Another issue is one of expectation management. Young women in particular appear to use volunteering in an attempt to bridge the gap between learning and earning. For example, 63% of Music Victoria’s education committee are female students and 70% of Face the Music volunteers are female.

The harsh reality is that only a few will find paid employment in the music industry, and even fewer will find paid employment in full time roles. Music Victoria received 113 job applications when it recently advertised the role of Office Administrator and 64 job applications for the role of Program and Operations Manager, providing one indication of the overwhelming demand for such roles.

Casualisation of the workforce

Just over a quarter (27%) of respondents work full-time in the music industry and only 1% of respondents stated they were permanently employed. This casualisation of the workforce is reflective of the nature of the music industry but also reflects a wider trend.

Recent research indicates that 30% of Australian women aged 20-24 years old are not engaged in full time work or study, 10% higher than men in the same age group3. These women are either unemployed, outside the labour force or surviving on casual or part time work. The research suggests that this gap is due to a lack of a strong, well defined set of pathways from education to industry. So while education opportunities have expanded, this hasn’t been matched by employment opportunities, particularly for women.

The casualisation of work in the music industry coupled with lower pay impacts women strongly in financial terms. Recent research by the ANZ found Australian women earn an average of $295 per week less than men, which equates to $700,000 over their lifetime4.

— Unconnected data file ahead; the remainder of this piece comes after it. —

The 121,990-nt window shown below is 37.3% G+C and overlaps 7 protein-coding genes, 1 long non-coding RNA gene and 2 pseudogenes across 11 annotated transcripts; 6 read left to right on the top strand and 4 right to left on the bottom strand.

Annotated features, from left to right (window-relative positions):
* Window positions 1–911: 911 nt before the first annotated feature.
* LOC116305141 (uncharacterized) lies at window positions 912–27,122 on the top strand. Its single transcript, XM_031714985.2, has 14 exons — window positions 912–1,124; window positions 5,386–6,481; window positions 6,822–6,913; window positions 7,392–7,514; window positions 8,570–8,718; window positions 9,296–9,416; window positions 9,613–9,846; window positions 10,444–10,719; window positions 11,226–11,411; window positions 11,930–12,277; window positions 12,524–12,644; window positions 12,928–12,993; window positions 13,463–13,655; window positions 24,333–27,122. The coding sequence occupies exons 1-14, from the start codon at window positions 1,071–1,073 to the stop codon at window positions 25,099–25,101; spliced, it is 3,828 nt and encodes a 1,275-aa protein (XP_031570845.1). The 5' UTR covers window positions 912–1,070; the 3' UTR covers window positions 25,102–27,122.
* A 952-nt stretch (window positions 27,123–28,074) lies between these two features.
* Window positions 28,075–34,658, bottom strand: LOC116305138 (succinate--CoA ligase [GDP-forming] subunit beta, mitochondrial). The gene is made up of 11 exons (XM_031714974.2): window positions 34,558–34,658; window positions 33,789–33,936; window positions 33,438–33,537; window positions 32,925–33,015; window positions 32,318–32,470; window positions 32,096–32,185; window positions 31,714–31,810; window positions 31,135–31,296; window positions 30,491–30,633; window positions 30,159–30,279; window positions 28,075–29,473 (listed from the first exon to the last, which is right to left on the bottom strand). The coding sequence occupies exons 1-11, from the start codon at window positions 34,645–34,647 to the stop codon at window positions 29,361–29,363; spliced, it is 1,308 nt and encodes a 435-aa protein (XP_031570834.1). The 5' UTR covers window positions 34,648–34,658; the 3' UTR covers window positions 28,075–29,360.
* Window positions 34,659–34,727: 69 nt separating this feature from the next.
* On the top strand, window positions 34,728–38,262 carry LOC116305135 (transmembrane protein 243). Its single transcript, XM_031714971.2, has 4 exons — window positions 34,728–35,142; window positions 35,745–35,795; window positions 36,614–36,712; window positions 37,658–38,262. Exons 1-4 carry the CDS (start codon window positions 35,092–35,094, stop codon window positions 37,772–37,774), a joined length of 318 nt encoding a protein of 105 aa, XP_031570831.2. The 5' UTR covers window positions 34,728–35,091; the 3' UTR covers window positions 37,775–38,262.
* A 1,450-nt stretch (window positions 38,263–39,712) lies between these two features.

Gendered nature of caring responsibilities

The ANZ report also found that almost half of all mothers report some form of workplace discrimination and of these, a third resign and look for another job or drop out of the workforce altogether. This research is supported by the survey results that indicate many women in the music industry are effectively forced out of the industry to raise children. Women with and without children commented that a family and career in the music industry are incompatible.

I am young and not yet thinking about children but there will come a time when [I will have to consider], how can I be the best manager and travel/attend gigs if I have children? … This is not something that the men in my workplace have had to have a second thought about.

Lack of industry and government support for mothers in the industry, low rates of payment, lack of ability to tour with children.

Ability to tour and gig with small children under 8 – less of a problem for men with wives. I need a wife!